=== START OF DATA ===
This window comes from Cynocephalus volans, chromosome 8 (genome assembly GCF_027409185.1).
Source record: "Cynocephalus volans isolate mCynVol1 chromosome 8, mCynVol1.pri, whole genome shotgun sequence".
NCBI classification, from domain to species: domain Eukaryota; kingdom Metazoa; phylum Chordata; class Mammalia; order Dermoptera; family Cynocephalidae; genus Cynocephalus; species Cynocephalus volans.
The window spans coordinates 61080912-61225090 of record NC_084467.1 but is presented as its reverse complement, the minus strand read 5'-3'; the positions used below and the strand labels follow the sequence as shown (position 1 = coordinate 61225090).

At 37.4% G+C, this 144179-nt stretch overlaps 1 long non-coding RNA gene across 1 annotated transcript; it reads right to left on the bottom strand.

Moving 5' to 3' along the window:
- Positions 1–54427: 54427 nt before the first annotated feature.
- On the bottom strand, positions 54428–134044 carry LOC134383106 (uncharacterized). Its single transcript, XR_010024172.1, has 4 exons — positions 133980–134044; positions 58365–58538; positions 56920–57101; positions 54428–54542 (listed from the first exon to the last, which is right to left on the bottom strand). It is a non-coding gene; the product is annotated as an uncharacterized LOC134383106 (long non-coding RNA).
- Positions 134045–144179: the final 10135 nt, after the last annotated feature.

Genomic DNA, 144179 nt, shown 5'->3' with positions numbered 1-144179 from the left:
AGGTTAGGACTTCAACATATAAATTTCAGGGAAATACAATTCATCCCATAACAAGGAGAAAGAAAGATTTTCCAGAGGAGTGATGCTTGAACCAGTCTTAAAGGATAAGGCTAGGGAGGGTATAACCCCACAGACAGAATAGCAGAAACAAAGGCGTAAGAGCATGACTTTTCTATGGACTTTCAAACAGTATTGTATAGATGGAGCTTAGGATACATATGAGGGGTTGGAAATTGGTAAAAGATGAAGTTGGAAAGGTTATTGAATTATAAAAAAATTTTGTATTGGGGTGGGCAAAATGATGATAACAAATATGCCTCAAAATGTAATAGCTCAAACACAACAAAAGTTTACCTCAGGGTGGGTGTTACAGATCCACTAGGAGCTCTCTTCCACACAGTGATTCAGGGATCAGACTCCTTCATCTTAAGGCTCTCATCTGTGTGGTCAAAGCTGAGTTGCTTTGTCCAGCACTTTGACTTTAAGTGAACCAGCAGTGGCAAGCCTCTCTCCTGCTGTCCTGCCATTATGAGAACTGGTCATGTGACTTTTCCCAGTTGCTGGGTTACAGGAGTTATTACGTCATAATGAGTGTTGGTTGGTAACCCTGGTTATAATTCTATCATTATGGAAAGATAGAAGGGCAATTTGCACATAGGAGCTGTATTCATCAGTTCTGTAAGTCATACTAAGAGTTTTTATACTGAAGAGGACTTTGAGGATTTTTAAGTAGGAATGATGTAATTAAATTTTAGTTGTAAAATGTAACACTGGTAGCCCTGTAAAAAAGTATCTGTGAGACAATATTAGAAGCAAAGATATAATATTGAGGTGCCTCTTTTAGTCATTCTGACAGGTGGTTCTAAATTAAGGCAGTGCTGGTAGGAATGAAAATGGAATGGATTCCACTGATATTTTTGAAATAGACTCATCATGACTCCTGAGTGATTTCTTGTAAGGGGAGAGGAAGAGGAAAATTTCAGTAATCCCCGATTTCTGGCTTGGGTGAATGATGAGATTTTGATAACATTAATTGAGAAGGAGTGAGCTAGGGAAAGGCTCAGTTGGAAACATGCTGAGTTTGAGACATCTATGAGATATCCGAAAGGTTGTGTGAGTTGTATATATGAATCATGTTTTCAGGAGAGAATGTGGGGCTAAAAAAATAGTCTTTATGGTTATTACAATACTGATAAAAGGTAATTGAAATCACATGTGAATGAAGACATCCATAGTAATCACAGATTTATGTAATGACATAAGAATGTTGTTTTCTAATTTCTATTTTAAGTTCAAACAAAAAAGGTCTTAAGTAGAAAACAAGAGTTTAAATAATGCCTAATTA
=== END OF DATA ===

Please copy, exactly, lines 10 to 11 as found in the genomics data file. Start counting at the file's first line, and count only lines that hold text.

Genomic DNA, 144179 nt, shown 5'->3' with positions numbered 1-144179 from the left:
AGGTTAGGACTTCAACATATAAATTTCAGGGAAATACAATTCATCCCATAACAAGGAGAAAGAAAGATTTTCCAGAGGAGTGATGCTTGAACCAGTCTTAAAGGATAAGGCTAGGGAGGGTATAACCCCACAGACAGAATAGCAGAAACAAAGGCGTAAGAGCATGACTTTTCTATGGACTTTCAAACAGTATTGTATAGATGGAGCTTAGGATACATATGAGGGGTTGGAAATTGGTAAAAGATGAAGTTGGAAAGGTTATTGAATTATAAAAAAATTTTGTATTGGGGTGGGCAAAATGATGATAACAAATATGCCTCAAAATGTAATAGCTCAAACACAACAAAAGTTTACCTCAGGGTGGGTGTTACAGATCCACTAGGAGCTCTCTTCCACACAGTGATTCAGGGATCAGACTCCTTCATCTTAAGGCTCTCATCTGTGTGGTCAAAGCTGAGTTGCTTTGTCCAGCACTTTGACTTTAAGTGAACCAGCAGTGGCAAGCCTCTCTCCTGCTGTCCTGCCATTATGAGAACTGGTCATGTGACTTTTCCCAGTTGCTGGGTTACAGGAGTTATTACGTCATAATGAGTGTTGGTTGGTAACCCTGGTTATAATTCTATCATTATGGAAAGATAGAAGGGCAATTTGCACATAGGAGCTGTATTCATCAGTTCTGTAAGTCATACTAAGAGTTTTTATACTGAAGAGGACTTTGAGGATTTTTAAGTAGGAATGATGTAATTAAATTTTAGTTGTAAAATGTAACACTGGTAGCCCTGTAAAAAAGTATCTGTGAGACAATATTAGAAGCAAAGATATAATATTGAGGTGCCTCTTTTAGTCATTCTGACAGGTGGTTCTAAATTAAGGCAGTGCTGGTAGGAATGAAAATGGAATGGATTCCACTGATATTTTTGAAATAGACTCATCATGACTCCTGAGTGATTTCTTGTAAGGGGAGAGGAAGAGGAAAATTTCAGTAATCCCCGATTTCTGGCTTGGGTGAATGATGAGATTTTGATAACATTAATTGAGAAGGAGTGAGCTAGGGAAAGGCTCAGTTGGAAACATGCTGAGTTTGAGACATCTATGAGATATCCGAAAGGTTGTGTGAGTTGTATATATGAATCATGTTTTCAGGAGAGAATGTGGGGCTAAAAAAATAGTCTTTATGGTTATTACAATACTGATAAAAGGTAATTGAAATCACATGTGAATGAAGACATCCATAGTAATCACAGATTTATGTAATGACATAAGAATGTTGTTTTCTAATTTCTATTTTAAGTTCAAACAAAAAAGGTCTTAAGTAGAAAACAAGAGTTTAAATAATGCCTAATTA